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02-12-2011, 09:10 AM #18
02-12-2011, 09:50 AM #19
I too would hope the line judge is always 100% correct, but we are humans, we make massive errors. Showing your dissapointment in the linejudge may make their next error in your favour.
02-12-2011, 10:42 AM #20
Andy, the Korean linesmen are well known for "massive errors" on a more frequent basis in favour of Korean players.
Just off hand
Asian Games in Korea way back - forgot which year - Taufik and Indonesian team nearly resigned in protest. IBF officials eventually had to stand behind the linesmen to validate the linecalls.
02-12-2011, 01:27 PM #21
is it INA player win on that game or not?
03-13-2011, 04:51 AM #22
The procedure to replace a line judge is, if a player wants to, he must inform the umpire. The umpire will then make the decision to agree to replace, if the umpire chooses to do so, he/she will call over the tournament referee and inform to them what's going on before getting a replacement. Otherwise, if the umpire believes that the line judge is doing a bad job, he/she may just call the referee over for a replacement.
03-13-2011, 06:34 AM #23
03-21-2011, 05:44 PM #24
I have not come across any such rule, in any of the BWF handbooks. However, I know, that since BWF is an Olympic family-member, the conduct of the technical officials at BWF and all its confederations must adhere to the contemporary code of ethics and professionalism. This means all technical officials - referees, umpires, and line judges.
Generally, I would expect the professionalism and ethical code to contain the following elements:
- That I shall always maintain the utmost respect for the game and sport of badminton;
- That I will conduct myself honourably at all times and maintain the dignity of my position;
- That I shall always honor a contractual obligation;
- That I will endeavor to attend local meetings and clinics so as best to know the Laws of Badminton and their proper interpretations;
- That I will always strive to achieve maximum teamwork with my fellow technical officials;
- That I shall be loyal to my fellow officials and colleagues, and never knowingly promote criticism of them;
- That I shall be in good physical condition so as to be in the right place at the right time;
- That I will control the players effectively by being courteous and considerate without sacrificing firmness;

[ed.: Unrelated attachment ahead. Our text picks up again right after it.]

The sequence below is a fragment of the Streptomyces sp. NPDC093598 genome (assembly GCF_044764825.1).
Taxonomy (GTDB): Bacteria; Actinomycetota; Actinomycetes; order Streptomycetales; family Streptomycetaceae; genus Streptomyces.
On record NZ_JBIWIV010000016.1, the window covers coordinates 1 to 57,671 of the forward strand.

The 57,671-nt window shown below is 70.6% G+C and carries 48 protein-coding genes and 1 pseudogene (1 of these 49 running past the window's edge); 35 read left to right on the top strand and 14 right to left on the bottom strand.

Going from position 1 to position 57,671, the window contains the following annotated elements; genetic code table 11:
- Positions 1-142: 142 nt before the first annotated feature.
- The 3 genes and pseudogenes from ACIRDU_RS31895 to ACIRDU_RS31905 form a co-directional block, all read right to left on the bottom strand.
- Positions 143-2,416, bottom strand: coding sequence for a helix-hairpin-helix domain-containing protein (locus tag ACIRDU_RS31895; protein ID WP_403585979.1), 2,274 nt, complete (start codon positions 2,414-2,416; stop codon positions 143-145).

- That I shall do my utmost to assist my fellow officials to better themselves and their work;
- That I shall not make statements about any game except to clarify an interpretation of the Laws of Badminton;
- That I consider it a privilege to be a part of the United States Badminton and I will strive to make my actions reflect credit upon that organization and its affiliates.
Allow me to look deeper to find a proper reference.
03-21-2011, 06:05 PM #25
The players, their coaches and coaching staff, the technical officials, including the line and service judges and the umpires and referees, and the tourney organisation staff are bound by more or less professionalism code, a code of ethics or conduct if you will. I am pretty certain, one of these codes contain some language about not criticising the official, booing, even as a mode to waking up, notwithstanding.
And as to the public display of raw emotion by a spectator, well fortunately for them, there is no such behavioural guidelines.
As for that species of spectator who also knows from experience what it takes to be in the technical official's chair, well, for a person like this, I do not know what emoticons to use for my actual feelings.
Last edited by 2wheels04; 03-21-2011 at 06:14 PM.
03-21-2011, 08:15 PM #26
Contemporary code of ethics and professionalism
Perhaps an emoticon with head shaking from side to side.
Seriously speaking, when some linespersons who are not in good physical condition, like being sleepy, they themselves should request to be replaced. Otherwise, they should make no call - like by placing their hands to cover their eyes indicating that they could not tell (in or out).
03-22-2011, 02:36 AM #27
we talk on principle, but we act on interest.
03-22-2011, 03:42 AM #28
Yes, the whole crowd will boo at the court officials if they made a terrible line calls or terrible mistake in managing the match.
That often happens in the MAS OPEN AFAIK
03-22-2011, 05:50 AM #29
Hahaha...its quite funny!...prolly he dozed off for awhile....or mayb he was distracted by sth else jst before the drop. :-P
About the booing
03-22-2011, 05:55 AM #30
(Hmmm...strange, i cant edit my own replies????)
cont from above - About the "booing", its quite contagious you know? Once ur in the crowd, with ur gang of supporters, usually its a different story...but i've never been to a real pro match before...only wtch on TV so far.
03-22-2011, 06:05 AM #31
Malaysian spectators are vocal
That's because Malaysian spectators are vocal (vocal critics of what's wrong or unfair).
In Australia, many Badminton spectators are reluctant to boo because most of them are from Asian background. But in other sports like Football, Cricket, Tennis, etc, ......, where spectators are mostly non-Asians, they would boo when error of judgement has been made. They want to voice out that an unfair decision has been made.
03-22-2011, 06:09 AM #32
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